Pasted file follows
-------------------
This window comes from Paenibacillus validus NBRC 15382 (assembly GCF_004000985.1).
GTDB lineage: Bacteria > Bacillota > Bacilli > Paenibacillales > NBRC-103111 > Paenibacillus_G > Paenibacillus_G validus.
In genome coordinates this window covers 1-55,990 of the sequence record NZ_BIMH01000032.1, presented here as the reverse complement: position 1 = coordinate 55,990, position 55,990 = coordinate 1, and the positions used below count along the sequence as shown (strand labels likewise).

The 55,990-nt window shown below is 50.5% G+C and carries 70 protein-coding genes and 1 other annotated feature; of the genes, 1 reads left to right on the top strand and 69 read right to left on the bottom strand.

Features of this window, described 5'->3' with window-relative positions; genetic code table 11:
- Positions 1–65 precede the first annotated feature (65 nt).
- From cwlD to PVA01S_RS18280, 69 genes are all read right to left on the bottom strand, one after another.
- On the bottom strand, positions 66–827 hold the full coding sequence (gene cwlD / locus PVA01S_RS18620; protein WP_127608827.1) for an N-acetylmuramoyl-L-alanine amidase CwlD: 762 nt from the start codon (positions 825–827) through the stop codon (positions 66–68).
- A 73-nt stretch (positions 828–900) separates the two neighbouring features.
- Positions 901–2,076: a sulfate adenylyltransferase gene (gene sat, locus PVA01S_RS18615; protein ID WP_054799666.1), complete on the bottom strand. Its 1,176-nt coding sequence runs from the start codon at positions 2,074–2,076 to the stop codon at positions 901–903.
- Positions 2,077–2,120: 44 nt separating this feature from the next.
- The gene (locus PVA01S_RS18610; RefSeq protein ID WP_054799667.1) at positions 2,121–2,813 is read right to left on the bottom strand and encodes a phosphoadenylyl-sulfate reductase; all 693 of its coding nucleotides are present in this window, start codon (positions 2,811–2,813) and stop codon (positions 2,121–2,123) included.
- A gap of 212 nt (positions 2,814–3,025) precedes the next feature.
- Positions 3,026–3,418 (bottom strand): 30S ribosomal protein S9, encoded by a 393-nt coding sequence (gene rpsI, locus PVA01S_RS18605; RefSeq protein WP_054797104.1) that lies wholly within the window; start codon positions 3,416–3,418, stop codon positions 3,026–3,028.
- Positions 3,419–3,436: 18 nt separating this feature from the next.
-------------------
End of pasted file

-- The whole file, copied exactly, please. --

This window comes from Paenibacillus validus NBRC 15382 (assembly GCF_004000985.1).
GTDB lineage: Bacteria > Bacillota > Bacilli > Paenibacillales > NBRC-103111 > Paenibacillus_G > Paenibacillus_G validus.
In genome coordinates this window covers 1-55,990 of the sequence record NZ_BIMH01000032.1, presented here as the reverse complement: position 1 = coordinate 55,990, position 55,990 = coordinate 1, and the positions used below count along the sequence as shown (strand labels likewise).

The 55,990-nt window shown below is 50.5% G+C and carries 70 protein-coding genes and 1 other annotated feature; of the genes, 1 reads left to right on the top strand and 69 read right to left on the bottom strand.

Features of this window, described 5'->3' with window-relative positions; genetic code table 11:
- Positions 1–65 precede the first annotated feature (65 nt).
- From cwlD to PVA01S_RS18280, 69 genes are all read right to left on the bottom strand, one after another.
- On the bottom strand, positions 66–827 hold the full coding sequence (gene cwlD / locus PVA01S_RS18620; protein WP_127608827.1) for an N-acetylmuramoyl-L-alanine amidase CwlD: 762 nt from the start codon (positions 825–827) through the stop codon (positions 66–68).
- A 73-nt stretch (positions 828–900) separates the two neighbouring features.
- Positions 901–2,076: a sulfate adenylyltransferase gene (gene sat, locus PVA01S_RS18615; protein ID WP_054799666.1), complete on the bottom strand. Its 1,176-nt coding sequence runs from the start codon at positions 2,074–2,076 to the stop codon at positions 901–903.
- Positions 2,077–2,120: 44 nt separating this feature from the next.
- The gene (locus PVA01S_RS18610; RefSeq protein ID WP_054799667.1) at positions 2,121–2,813 is read right to left on the bottom strand and encodes a phosphoadenylyl-sulfate reductase; all 693 of its coding nucleotides are present in this window, start codon (positions 2,811–2,813) and stop codon (positions 2,121–2,123) included.
- A gap of 212 nt (positions 2,814–3,025) precedes the next feature.
- Positions 3,026–3,418 (bottom strand): 30S ribosomal protein S9, encoded by a 393-nt coding sequence (gene rpsI, locus PVA01S_RS18605; RefSeq protein WP_054797104.1) that lies wholly within the window; start codon positions 3,416–3,418, stop codon positions 3,026–3,028.
- Positions 3,419–3,436: 18 nt separating this feature from the next.